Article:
How Exercise Protects the Brain from Depression

This entry was posted in Mental Health on January 15, 2015 and modified on February 19, 2019

How Exercise Protects the Brain from DepressionExercise can help the brain fight depression, and this isn’t exactly new information. The fact that exercise can play a role in helping to both prevent and treat depression has been known for some time. But exactly how exercise works to fight depression in the brain, on a neurobiological level, hasn’t been well understood — largely because science doesn’t fully understand depression itself on a neurobiological level.

A study from the Department of Neuroscience at the Karolinka Institutet in Sweden shows the actual biological mechanism through which physical exercise protects the body from depression induced by the accumulation of stress.

Protein Linked to Exercise May Also Protect Mental Health

The researchers were able to identify a connection between a protein known as PGC-1a1 and biochemical changes that protect the brain from stress-related damage. PGC-1a1 is known to multiply in skeletal muscle when an animal exercises and helps to regulate the development of new muscle.

For a period of five weeks, the Karolinka researchers subjected groups of mice to moderately stressful conditions, including loud noises, flashing lights and the disruption of circadian rhythms. One group of mice had been genetically modified to have high levels of PGC-1a1 in their skeletal muscle, while a group of control mice had unmodified levels of the protein.

By the end of the five weeks under these stressful conditions, the group of mice with normal levels of the PGC-1a1 protein in their skeletal tissue showed symptoms of depression. In contrast, the mice with modified levels (similar to the levels that would be seen in well-trained muscles) did not display any symptoms of depression.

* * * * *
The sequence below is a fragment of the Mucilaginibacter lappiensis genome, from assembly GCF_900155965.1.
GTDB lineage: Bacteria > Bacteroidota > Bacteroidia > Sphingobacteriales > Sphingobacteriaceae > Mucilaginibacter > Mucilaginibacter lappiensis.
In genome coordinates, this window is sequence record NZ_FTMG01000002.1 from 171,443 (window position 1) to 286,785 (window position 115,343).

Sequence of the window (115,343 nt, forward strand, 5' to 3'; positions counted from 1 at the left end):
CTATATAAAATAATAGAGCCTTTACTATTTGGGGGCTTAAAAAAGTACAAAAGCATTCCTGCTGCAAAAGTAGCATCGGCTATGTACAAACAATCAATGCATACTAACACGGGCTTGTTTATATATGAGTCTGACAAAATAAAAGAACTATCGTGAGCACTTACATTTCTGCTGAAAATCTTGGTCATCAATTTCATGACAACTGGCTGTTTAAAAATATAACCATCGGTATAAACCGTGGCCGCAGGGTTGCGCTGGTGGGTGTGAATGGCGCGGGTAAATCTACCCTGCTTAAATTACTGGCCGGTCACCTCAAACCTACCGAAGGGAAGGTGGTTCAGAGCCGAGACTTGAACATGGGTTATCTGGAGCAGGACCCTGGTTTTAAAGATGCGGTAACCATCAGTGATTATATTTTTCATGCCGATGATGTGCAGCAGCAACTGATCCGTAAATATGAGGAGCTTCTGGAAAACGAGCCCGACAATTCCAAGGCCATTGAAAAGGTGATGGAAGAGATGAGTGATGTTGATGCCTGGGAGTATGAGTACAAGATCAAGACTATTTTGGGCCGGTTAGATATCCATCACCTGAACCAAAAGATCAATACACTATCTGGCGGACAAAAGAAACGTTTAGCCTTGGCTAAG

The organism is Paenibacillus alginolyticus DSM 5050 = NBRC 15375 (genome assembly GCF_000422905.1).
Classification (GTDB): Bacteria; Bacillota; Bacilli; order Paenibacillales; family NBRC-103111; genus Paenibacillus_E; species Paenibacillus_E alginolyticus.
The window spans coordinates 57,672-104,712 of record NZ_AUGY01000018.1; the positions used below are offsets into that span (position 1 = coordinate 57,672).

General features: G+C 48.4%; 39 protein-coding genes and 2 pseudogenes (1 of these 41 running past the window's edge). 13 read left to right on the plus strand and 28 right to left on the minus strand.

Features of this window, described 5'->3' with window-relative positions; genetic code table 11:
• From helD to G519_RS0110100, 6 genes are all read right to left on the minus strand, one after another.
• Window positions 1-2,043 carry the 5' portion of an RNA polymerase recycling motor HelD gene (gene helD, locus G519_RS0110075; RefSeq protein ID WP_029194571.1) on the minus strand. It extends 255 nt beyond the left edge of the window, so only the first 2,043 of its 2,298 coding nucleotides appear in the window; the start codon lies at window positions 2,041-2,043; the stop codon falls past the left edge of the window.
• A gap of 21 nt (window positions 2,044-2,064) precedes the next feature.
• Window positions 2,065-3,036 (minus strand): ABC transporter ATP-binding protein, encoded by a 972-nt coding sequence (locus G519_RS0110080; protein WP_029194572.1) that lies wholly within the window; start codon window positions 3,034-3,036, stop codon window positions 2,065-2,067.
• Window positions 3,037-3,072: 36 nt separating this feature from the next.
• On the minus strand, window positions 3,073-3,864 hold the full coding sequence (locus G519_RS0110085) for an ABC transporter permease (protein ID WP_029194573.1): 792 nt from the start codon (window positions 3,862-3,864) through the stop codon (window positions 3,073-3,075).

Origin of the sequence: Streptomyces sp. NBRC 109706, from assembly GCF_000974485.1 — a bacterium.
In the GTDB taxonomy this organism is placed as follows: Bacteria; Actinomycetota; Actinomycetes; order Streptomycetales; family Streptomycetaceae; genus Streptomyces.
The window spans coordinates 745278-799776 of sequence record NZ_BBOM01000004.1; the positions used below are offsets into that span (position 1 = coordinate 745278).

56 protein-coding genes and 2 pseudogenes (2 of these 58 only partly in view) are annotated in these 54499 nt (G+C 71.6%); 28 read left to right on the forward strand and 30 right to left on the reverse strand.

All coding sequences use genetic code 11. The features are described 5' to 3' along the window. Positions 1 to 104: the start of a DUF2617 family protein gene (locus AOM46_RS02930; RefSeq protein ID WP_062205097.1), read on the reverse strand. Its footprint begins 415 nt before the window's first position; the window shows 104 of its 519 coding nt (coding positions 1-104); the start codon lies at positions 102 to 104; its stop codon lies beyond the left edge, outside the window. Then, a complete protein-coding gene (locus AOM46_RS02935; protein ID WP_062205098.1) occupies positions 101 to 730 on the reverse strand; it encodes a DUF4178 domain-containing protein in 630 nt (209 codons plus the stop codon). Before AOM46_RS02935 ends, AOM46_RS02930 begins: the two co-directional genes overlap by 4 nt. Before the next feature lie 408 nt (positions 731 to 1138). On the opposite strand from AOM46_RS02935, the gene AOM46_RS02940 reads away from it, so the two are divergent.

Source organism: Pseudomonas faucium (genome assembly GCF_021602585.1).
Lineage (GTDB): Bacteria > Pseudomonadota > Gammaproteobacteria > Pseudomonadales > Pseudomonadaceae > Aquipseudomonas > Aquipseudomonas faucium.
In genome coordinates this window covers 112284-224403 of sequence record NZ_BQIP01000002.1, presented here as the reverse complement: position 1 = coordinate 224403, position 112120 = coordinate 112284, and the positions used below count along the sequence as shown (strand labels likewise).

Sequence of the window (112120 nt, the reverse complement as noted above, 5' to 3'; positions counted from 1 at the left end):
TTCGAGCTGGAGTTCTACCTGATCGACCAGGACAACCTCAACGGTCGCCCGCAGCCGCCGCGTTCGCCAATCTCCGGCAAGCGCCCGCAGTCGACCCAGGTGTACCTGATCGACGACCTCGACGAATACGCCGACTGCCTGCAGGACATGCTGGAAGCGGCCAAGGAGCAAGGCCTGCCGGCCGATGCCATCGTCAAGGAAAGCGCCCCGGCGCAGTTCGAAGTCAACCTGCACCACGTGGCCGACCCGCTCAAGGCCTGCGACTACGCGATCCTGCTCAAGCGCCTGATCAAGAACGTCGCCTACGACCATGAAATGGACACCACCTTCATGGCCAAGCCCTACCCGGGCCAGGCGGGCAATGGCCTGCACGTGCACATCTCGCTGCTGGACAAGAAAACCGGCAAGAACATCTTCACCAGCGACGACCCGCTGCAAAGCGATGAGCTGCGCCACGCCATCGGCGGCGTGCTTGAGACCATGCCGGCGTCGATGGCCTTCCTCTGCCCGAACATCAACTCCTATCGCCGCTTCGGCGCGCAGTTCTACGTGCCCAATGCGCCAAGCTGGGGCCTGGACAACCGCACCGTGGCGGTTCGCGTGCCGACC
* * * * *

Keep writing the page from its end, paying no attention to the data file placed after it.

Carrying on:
Exercise Prevents Stress Damage by Purging Harmful Substances

A substance called kynurenine, which is formed during times of stress, has been found in high levels in patients suffering form mental illness. However, when kynurenine is transformed into kynurenic acid, it is unable to cross the blood-brain barrier to affect a person’s mental health. This transformation takes place thanks to an enzyme known as KAT.

The Swedish researchers found that the mice that had been modified to have high levels of the PGC-1a1 protein also showed high levels of KAT. When they directly injected the modified mice and the control mice with kynurenine, the genetically modified mice did not show any symptoms of depression but the normal mice did show symptoms.

New Possibilities for Depression Treatment

Exercise is almost always recommended for patients with depression. However, the lack of energy and lack of motivation that are classic symptoms of depression can make it extremely difficult for patients to put this advice into practice, particularly if they aren’t already regular exercisers.

These new findings suggest a possible alternative approach to pharmacological treatment for depression. Current drugs used to treat depression target chemistry directly in the brain. However, this research suggests that it may be possible to treat and protect against depression by targeting skeletal muscle rather than the brain. This could give patients the mental health-related benefits offered by vigorous and regular exercise without the exercise itself.

There are many other health benefits afforded by exercise, and ideally patients would reach a stage of their recovery during which they are able to commence or resume regular exercise. But in the meantime, these results could offer another useful tool to help treat the estimated 350 million people worldwide who are believed to suffer from depression. High kynurenine levels have also been found in people with other forms of mental illness, suggesting that such an approach may be able to benefit other types of patients as well.

By: Christi van Eyken

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